3D printing is the next technology frontier in the healthcare industry as it has become a global market and is estimated to grow significantly in the medium and long terms.

Experts at Frost & Sullivan highlights that the global market of 3D printing in healthcare is estimated to expand at a compound annual growth rate (CAGR) of 26.2% reaching $4.7 billion by 2023 from $1.46 billion in 2018.

To learn more about Frost & Sullivan’s report, 3D Printing Revolutionizing Medical Device Manufacturing, visit https://bit.ly/2JA1m2B.

The growing demand for patient-customized products, enhanced productivity that reduces the waiting period for medical devices, and lower costs in comparison to traditional manufacturing are key drivers to expedite the 3D printing market in the healthcare sector.

Regionally, North America and Europe are the top adopters of 3D printing in healthcare, contributing nearly 60% of the global market share. Initially, both regions were early adopters of 3D computer-aided design (CAD) due to which 3D printing is gaining rapid momentum at present.

In Asia, the governments in China and Japan have allocated significant budgets for manufacturing and research centers for 3D printing over the past few years. Asia-Pacific follows closely behind North America and Europe with a little over a 20% share in the global market.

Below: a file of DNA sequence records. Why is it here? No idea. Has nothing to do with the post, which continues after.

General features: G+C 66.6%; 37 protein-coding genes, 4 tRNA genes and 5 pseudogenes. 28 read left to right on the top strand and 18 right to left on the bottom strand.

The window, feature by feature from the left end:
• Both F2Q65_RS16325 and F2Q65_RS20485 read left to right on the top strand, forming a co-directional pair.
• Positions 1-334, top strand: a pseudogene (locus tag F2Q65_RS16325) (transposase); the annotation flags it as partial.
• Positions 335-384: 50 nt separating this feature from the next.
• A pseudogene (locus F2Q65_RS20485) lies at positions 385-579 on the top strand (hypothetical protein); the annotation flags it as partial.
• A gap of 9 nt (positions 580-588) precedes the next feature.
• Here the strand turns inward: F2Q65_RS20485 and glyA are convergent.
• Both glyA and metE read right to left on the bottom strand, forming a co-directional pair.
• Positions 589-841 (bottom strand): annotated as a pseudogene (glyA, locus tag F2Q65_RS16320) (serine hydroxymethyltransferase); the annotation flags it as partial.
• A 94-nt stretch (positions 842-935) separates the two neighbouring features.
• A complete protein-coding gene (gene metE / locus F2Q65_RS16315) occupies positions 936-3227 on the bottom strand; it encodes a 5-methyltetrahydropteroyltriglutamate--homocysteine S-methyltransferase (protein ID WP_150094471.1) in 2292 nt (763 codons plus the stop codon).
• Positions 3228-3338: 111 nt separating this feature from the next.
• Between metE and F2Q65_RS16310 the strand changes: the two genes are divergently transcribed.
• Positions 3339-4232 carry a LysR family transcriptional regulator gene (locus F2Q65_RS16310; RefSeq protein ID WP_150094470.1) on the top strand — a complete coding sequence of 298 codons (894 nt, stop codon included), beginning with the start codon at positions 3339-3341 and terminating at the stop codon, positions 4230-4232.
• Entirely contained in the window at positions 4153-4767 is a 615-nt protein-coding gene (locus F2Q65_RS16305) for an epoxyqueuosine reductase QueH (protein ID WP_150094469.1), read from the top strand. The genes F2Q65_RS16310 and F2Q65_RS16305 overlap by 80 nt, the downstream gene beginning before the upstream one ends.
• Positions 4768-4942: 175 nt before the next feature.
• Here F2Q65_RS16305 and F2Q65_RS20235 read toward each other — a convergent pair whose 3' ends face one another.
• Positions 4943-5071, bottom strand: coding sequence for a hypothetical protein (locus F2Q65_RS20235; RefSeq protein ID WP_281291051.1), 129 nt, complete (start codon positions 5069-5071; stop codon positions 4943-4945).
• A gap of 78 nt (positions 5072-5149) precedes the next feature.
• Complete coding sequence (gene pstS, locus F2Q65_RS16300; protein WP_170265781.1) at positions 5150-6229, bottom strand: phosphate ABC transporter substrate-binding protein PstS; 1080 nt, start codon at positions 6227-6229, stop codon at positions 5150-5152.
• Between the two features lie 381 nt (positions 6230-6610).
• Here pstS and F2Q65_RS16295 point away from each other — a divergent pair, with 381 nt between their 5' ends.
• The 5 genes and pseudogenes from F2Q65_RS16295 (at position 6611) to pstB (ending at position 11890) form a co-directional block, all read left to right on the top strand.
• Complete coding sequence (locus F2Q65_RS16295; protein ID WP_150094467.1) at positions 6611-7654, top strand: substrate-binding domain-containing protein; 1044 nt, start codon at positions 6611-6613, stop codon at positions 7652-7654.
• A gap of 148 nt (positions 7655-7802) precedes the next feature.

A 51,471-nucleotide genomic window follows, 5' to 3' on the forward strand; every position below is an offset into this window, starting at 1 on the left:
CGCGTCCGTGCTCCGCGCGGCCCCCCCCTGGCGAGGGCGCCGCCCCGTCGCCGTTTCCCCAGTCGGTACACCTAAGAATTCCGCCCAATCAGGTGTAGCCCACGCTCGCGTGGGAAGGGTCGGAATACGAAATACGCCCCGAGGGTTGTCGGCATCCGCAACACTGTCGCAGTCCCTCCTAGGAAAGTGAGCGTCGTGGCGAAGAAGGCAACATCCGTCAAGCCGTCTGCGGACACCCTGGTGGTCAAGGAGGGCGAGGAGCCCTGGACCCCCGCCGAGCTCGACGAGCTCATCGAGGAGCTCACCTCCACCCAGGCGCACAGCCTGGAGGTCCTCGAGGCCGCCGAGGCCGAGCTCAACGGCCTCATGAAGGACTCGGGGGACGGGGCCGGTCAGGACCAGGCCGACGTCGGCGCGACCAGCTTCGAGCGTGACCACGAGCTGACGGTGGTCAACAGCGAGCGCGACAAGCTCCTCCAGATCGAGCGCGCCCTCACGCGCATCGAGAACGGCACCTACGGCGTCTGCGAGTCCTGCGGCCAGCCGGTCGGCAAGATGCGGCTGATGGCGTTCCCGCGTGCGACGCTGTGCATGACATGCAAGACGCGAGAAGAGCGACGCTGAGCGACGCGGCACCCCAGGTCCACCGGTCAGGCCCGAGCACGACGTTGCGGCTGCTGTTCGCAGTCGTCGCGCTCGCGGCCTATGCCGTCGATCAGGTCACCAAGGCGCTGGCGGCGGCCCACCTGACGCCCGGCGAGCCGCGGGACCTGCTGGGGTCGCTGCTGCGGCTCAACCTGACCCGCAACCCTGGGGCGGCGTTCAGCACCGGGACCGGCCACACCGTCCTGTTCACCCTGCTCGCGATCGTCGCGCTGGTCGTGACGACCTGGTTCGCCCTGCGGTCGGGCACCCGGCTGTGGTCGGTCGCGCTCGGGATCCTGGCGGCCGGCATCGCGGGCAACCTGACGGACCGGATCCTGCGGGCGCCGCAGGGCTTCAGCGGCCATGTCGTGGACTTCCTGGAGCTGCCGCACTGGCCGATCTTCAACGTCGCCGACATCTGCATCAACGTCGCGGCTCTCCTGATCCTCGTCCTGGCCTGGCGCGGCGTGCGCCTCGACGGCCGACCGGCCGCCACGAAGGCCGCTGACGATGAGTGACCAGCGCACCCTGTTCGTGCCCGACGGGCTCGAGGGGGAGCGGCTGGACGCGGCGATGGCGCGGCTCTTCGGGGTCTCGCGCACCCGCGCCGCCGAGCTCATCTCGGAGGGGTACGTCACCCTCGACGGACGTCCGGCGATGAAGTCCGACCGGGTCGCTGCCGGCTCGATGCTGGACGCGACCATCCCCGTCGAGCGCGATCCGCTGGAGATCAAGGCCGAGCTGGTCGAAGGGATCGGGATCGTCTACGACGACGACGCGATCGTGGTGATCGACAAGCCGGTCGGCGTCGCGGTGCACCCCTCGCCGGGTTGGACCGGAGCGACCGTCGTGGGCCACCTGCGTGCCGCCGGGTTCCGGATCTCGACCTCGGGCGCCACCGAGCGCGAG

From the lens of a nation-wise adoption of healthcare 3D printing technology, the United States is ahead of all countries and is followed by Germany and the United Kingdom. Both European nations are the next big adopters of additive manufacturing/3D printing technology, as they are receiving significant investments from the private sector and a keen interest from the government to develop this industry.

Despite immense prospects for the 3D printing industry, regulatory challenges are key restraints behind the growth of the sector. To catch up with technological advancements, several governments across the globe are mulling over policies and guidelines to bring 3D printing into the mainstream of healthcare applications.

Top Growth Opportunities for Market Participants Involved in Healthcare 3D Printing

  • 3D printing is cost-effective for small production runs, especially for small-sized standard implants or prosthetics, used for spinal, dental, or craniofacial applications. 3D printing is advantageous for companies with low production volumes or those that produce parts or products that are highly complex or require frequent modifications.
  • 3D printing has the potential for large-scale production in markets where high volumes of parts are required—whether it is hearing-aid shells, spinal implants, standard hip cups, or surgical guides.
  • 3D printing is expected to allow drug dosage forms, release profiles, and dispensing to be customized for each patient.

Subarna Poudel is a researcher with Frost & Sullivan. He can be reached at subarna.poudel@frost.com